9 Texas higher participation rate is lower than a decade ago, and lower than comparable states such as New York, California, Michigan and Illinois. education

10 Annual household is expected to decline by an estimated $30-40 billion by 2030. income

11 Texas seeks to close the gaps by increasing the number of degrees, certificates and other successesby 2015.identifiable

12 30% limited English proficient The Facts: Spring Branch ISD 34,900 students 55% minority 59% economically disadvantaged 30% mobility rates Limited exposure to college for some Lack of parent participation for most low income kids Some lack life experiences 52% at risk of not graduating from high school

13 Mentors help teach our children about Support Empowerment Boundaries Expectations Constructive use of time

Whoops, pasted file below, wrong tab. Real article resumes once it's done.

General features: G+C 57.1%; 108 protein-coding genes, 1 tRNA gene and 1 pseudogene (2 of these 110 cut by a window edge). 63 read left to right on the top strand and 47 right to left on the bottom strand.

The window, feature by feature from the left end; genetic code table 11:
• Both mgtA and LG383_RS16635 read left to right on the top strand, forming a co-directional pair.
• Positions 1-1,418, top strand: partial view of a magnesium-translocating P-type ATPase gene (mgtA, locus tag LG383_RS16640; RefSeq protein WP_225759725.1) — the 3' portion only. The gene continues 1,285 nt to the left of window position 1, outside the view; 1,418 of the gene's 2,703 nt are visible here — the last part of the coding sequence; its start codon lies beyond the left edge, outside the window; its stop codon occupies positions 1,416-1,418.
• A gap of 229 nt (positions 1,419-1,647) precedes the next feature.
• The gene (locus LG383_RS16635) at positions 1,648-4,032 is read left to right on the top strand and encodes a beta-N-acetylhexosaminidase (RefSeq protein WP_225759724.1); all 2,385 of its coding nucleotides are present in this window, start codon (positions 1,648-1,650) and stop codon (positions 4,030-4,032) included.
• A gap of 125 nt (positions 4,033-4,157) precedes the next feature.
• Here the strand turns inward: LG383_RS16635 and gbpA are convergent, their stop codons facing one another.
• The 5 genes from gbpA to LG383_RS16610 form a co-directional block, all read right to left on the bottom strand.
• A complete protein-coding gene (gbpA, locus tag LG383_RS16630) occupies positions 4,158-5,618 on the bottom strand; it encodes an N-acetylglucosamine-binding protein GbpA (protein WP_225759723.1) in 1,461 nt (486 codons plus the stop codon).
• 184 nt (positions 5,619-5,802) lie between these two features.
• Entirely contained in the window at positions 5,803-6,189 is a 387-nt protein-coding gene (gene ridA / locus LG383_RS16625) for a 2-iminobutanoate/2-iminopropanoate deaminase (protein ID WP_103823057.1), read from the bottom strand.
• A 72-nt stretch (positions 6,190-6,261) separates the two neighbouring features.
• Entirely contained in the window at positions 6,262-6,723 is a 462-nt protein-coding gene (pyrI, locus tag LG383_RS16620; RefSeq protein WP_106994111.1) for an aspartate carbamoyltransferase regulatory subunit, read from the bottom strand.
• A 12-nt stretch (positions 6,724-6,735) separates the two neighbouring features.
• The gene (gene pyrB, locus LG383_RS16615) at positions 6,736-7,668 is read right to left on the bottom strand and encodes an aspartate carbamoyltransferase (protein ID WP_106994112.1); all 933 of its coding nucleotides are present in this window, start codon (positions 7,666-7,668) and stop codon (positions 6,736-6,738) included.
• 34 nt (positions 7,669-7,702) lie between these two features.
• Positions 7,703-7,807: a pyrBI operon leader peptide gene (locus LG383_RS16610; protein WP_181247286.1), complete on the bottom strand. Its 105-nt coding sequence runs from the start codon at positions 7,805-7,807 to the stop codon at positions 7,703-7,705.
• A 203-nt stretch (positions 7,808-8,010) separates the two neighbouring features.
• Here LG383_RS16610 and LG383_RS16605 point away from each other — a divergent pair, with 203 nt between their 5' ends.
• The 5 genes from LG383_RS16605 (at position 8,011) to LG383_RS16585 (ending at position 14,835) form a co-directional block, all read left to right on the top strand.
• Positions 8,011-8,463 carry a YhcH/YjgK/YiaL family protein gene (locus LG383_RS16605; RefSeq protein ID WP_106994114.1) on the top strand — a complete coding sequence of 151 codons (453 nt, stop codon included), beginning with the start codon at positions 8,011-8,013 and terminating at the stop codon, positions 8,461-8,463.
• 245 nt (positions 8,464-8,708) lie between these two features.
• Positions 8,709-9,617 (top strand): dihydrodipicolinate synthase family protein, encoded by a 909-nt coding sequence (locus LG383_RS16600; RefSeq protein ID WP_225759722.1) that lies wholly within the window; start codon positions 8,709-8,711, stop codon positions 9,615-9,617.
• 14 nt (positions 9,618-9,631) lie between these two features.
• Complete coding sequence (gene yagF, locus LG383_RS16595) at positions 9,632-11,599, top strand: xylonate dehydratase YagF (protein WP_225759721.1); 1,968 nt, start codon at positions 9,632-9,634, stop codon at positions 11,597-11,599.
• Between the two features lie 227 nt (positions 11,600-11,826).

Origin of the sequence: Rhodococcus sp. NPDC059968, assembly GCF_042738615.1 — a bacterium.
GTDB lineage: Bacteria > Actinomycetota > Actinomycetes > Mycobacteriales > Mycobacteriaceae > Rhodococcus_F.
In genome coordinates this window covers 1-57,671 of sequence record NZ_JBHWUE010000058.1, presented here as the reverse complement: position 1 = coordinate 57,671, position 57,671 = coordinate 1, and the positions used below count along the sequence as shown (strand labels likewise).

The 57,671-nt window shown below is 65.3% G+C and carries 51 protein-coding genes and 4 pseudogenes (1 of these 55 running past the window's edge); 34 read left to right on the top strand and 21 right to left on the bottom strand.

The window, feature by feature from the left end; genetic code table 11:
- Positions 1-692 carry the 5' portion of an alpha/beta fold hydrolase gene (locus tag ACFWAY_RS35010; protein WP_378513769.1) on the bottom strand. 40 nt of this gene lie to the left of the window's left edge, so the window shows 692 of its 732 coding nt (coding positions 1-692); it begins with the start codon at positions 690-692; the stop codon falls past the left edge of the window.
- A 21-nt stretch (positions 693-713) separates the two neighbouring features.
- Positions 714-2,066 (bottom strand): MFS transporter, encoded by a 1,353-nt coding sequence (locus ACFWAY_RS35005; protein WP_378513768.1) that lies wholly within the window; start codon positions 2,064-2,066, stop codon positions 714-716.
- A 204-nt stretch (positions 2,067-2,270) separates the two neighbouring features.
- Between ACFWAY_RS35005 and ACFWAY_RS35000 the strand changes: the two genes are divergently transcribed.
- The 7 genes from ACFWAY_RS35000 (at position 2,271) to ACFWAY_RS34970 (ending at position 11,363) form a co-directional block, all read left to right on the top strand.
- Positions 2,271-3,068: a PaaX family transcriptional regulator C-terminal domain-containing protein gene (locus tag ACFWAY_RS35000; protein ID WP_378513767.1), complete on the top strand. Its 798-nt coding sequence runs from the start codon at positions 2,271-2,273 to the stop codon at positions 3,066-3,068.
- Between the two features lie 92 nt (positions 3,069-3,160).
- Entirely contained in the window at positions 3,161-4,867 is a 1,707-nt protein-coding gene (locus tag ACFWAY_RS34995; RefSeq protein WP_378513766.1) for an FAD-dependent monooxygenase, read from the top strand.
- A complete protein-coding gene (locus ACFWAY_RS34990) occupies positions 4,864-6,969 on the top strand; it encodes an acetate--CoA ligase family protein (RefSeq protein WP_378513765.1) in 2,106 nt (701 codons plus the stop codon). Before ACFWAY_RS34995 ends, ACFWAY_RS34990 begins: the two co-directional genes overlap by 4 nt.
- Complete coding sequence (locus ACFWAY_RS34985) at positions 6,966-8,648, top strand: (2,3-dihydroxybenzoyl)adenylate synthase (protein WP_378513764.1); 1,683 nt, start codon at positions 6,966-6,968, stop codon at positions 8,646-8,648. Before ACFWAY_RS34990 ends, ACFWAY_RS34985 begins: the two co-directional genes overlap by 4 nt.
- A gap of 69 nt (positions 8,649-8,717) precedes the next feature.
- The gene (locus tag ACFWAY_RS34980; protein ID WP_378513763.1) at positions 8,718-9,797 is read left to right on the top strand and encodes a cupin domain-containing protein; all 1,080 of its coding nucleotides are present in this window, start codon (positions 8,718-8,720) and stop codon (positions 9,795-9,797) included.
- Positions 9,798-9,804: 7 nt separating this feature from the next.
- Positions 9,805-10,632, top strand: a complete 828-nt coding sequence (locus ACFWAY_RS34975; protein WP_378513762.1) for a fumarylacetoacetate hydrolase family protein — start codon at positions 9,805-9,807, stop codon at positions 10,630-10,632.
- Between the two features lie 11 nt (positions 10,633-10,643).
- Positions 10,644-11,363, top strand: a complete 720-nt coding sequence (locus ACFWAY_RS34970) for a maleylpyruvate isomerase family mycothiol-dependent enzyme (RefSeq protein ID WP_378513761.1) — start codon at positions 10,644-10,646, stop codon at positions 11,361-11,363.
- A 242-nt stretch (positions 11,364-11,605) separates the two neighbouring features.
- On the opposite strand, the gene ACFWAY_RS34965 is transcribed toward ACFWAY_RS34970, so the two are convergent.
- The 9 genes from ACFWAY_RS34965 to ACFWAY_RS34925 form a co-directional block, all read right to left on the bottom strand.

14 Mentors help teach our children about Commitment to learning Positive values Social competencies Positive identity

15 Students with Mentors… Develop a positive attitude towards school Improve in grades, behavior and attendance Are more responsible Are more enthusiastic Exhibit more self-control Exhibit decreased hostility Strengthen interactions with peers

16 Schools with Mentoring Programs Experience… Improved campus climate Happier teachers Reduced campus discipline problems More students focused on positives More resources for community Better understanding of their students

17 Mentors Receive training first Meet once per week with mentee for 30 - 45 minutes Communicate by email when a visit is not possible Commit to school year time frame for mentoring Are not tutors

18 Mentors help supply the gift of hope to those they touch